When we changed the company name from Hyman Translations to Hyman International, we adopted a new logo. As a consulting company focused on solving international problems, we chose a penguin as the logo because we believe that the first step in finding such solutions is to eliminate stereotypes from the equation.

When asked to describe a penguin, a typical reply is “a black and white bird that lives in the Antarctic”. When asked to describe a bird, a typical answer is “a feathered animal that lays eggs and flies”.

  • Birds fly.
  • Penguins are black and white.
  • Penguins live in the ice and snow of the Antarctic.

Few people would disagree with any of these statements, yet few would disagree that they are all wrong after a little thought.


  • Birds fly

While most birds do fly, penguins are one species that doesn’t. (The ostrich, emu, and kiwi are among other flightless birds.) Penguins don’t fly. They waddle. Yes, those waddling birds are about as clumsy as you can get when seen on TV waddling and staggering over the ice as if they were drunk. But, once they are in the water, they are fast and elegant.


  • Penguins are black and white

As with anything else in life, no, it’s not just a matter of black and white. However, penguins are much more than just shades of grey. Many penguins have a wide range of colors from yellow to orange.


  • Penguins live in the ice and snow of the Antarctic

Most of the penguins we see on television are those in the Antarctic, and we often see them in freezing cold environments. However, there are 18 species of penguins and they are found in various locations throughout the southern hemisphere. Some of them are in Australia, some in South Africa, some on the Falkland Islands (off the coast of Argentina), and some are even on the Galapagos Islands on the Equator.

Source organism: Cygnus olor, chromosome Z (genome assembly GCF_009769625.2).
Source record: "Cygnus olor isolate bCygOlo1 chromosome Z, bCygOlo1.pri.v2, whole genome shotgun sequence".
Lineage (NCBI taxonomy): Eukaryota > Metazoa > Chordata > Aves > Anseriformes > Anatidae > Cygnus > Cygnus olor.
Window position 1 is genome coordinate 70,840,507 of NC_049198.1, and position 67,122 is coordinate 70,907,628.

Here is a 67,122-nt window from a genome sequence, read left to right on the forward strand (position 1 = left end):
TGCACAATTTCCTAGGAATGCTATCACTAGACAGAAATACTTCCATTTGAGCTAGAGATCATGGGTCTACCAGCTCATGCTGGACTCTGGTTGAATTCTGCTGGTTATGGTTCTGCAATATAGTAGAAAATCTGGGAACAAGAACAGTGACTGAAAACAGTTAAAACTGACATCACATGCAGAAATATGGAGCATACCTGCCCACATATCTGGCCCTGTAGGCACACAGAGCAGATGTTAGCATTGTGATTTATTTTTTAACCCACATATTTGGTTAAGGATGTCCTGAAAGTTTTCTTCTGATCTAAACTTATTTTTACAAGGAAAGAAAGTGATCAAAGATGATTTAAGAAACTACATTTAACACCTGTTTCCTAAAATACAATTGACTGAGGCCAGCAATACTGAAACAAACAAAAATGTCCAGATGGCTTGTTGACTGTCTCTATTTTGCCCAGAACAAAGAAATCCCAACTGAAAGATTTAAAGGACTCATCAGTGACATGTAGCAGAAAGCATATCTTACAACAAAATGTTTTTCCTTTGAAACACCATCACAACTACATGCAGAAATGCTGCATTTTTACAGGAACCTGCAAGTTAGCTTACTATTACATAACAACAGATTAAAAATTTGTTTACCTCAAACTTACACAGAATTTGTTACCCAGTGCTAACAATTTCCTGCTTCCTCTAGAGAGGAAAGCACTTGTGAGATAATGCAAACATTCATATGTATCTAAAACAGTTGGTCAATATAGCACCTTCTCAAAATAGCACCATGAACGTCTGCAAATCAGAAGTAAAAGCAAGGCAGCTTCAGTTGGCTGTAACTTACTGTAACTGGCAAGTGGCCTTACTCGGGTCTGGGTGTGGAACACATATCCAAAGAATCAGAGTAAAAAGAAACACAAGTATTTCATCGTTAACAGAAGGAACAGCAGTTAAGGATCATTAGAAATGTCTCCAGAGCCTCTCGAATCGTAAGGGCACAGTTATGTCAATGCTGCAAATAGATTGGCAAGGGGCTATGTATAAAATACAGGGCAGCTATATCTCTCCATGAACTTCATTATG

• Stereotypes

So, what is it about penguins that leaves so many people with these misconceptions? Many of the characteristics that are attributed to penguins are simply stereotypes.
We are surrounded by stereotypes every day.
Men are stronger than women.
Women look after the house and children.
Nationalities, religions, genders, races, . . . they all have stereotypical images attached to them and all are incorrect.


Penguins are black and white birds. Birds can fly. But, penguins aren’t just black and white, and they can’t fly.
The penguin represents that which is wrong with stereotypes and reminds us that nothing is simply black and white.

How I became interested in penguins

When I moved into university accommodation for the first year at university in the UK, there was a long list of rules which included “No pets such as dogs, cats, etc.”. When reading that, I wondered what animals would be included in “dogs, cats, etc.”. For example, a hedgehog, a snake, or even a penguin.
One evening, while talking about this with some friends, another friend came along, heard the end of the conversation, and jumped to the conclusion that I was planning on having a penguin as a pet while at university. For a while, everybody played along and let him believe it to be true.
From then, I began to read about penguins. While at university, I worked as a volunteer at a local youth center where I taught disadvantaged children a variety of things including camping, first aid, cooking and canoeing. I also worked as a counselor helping the children deal with their problems and worries. I often found myself using penguins in various examples when talking with the children.
After graduating university, I spent six months traveling. While in Nepal, I had a penguin embroidered on the back of my jacket, and continued to wear it long after arriving in Japan. And now, it’s the company logo.